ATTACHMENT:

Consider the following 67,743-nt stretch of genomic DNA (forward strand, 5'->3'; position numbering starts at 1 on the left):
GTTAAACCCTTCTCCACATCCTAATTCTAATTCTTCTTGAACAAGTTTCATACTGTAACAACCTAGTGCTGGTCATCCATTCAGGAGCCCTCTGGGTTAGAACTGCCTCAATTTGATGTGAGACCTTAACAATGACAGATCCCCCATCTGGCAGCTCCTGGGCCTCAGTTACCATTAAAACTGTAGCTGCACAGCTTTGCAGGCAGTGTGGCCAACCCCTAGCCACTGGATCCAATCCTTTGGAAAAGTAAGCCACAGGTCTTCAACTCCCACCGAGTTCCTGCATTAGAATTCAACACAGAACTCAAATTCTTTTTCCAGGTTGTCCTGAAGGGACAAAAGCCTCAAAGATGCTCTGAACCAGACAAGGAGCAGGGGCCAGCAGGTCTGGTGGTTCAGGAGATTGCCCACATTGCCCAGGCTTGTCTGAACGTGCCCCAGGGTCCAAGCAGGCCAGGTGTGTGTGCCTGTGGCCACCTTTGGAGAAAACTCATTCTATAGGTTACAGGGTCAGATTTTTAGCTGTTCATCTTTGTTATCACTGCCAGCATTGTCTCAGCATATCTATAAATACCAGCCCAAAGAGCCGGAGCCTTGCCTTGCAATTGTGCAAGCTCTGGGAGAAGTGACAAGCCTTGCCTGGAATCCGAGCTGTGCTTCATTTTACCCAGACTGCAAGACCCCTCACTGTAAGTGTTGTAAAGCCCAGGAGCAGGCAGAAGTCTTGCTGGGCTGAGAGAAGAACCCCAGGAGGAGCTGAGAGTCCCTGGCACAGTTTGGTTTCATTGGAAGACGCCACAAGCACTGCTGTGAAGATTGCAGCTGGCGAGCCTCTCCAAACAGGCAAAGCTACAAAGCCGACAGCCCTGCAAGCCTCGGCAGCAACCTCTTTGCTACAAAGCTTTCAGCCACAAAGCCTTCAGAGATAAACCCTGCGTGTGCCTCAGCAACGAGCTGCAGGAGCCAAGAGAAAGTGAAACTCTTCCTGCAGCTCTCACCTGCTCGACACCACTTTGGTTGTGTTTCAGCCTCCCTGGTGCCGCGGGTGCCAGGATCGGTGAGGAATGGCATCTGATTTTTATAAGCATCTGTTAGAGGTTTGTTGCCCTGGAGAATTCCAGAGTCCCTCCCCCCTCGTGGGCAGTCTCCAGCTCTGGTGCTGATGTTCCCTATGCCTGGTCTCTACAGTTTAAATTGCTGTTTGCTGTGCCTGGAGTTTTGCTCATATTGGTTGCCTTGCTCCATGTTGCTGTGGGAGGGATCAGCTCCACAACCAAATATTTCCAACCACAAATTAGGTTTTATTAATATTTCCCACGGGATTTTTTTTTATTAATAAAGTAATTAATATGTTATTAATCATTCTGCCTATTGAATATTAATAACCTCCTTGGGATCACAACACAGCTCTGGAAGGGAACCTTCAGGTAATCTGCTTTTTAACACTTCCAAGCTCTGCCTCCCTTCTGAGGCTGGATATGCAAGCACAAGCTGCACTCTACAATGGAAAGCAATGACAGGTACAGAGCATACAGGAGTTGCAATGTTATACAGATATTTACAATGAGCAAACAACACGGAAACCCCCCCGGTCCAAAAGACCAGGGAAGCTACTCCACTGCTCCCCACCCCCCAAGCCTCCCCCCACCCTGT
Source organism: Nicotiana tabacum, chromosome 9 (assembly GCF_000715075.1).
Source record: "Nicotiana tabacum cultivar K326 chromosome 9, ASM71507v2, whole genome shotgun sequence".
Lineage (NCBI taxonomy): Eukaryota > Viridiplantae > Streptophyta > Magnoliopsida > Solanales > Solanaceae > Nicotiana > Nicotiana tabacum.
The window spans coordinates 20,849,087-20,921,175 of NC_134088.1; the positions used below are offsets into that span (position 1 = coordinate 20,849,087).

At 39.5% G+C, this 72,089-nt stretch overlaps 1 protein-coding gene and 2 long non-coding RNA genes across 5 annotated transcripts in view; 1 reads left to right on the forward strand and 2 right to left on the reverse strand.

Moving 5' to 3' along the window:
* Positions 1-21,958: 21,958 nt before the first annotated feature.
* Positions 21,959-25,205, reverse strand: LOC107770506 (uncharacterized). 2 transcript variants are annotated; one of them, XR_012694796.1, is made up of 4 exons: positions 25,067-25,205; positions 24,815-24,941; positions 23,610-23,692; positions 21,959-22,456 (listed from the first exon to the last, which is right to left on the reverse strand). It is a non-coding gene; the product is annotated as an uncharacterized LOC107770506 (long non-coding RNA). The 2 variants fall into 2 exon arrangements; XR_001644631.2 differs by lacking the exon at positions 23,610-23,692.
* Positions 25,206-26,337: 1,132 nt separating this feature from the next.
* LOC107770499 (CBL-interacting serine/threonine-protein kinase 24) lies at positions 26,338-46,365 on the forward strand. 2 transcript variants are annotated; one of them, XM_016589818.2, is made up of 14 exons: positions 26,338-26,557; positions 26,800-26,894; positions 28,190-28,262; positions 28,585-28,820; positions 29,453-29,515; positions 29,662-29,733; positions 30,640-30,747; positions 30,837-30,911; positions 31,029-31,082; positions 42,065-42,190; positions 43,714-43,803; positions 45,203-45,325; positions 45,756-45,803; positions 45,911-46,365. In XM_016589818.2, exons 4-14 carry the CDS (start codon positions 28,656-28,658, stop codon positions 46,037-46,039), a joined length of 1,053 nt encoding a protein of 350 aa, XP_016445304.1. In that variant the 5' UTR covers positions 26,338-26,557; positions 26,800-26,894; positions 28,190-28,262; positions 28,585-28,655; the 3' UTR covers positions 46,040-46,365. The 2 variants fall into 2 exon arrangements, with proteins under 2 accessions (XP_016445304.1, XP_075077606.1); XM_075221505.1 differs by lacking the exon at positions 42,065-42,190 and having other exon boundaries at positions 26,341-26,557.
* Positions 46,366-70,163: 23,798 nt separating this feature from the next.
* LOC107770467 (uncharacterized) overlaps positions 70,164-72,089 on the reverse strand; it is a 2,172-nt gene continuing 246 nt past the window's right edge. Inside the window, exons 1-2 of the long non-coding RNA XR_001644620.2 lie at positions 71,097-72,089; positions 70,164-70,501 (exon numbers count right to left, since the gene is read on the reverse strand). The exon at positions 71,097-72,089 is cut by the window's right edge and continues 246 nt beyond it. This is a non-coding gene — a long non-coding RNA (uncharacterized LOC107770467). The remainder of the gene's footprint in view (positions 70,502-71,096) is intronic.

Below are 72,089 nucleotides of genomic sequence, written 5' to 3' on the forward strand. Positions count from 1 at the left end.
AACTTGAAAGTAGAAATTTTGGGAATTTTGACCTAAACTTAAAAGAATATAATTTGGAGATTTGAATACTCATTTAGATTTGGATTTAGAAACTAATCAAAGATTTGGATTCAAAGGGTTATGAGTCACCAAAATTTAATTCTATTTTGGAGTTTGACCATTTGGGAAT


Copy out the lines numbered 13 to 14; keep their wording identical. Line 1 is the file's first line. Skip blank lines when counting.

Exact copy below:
* Positions 46,366-70,163: 23,798 nt separating this feature from the next.
* LOC107770467 (uncharacterized) overlaps positions 70,164-72,089 on the reverse strand; it is a 2,172-nt gene continuing 246 nt past the window's right edge. Inside the window, exons 1-2 of the long non-coding RNA XR_001644620.2 lie at positions 71,097-72,089; positions 70,164-70,501 (exon numbers count right to left, since the gene is read on the reverse strand). The exon at positions 71,097-72,089 is cut by the window's right edge and continues 246 nt beyond it. This is a non-coding gene — a long non-coding RNA (uncharacterized LOC107770467). The remainder of the gene's footprint in view (positions 70,502-71,096) is intronic.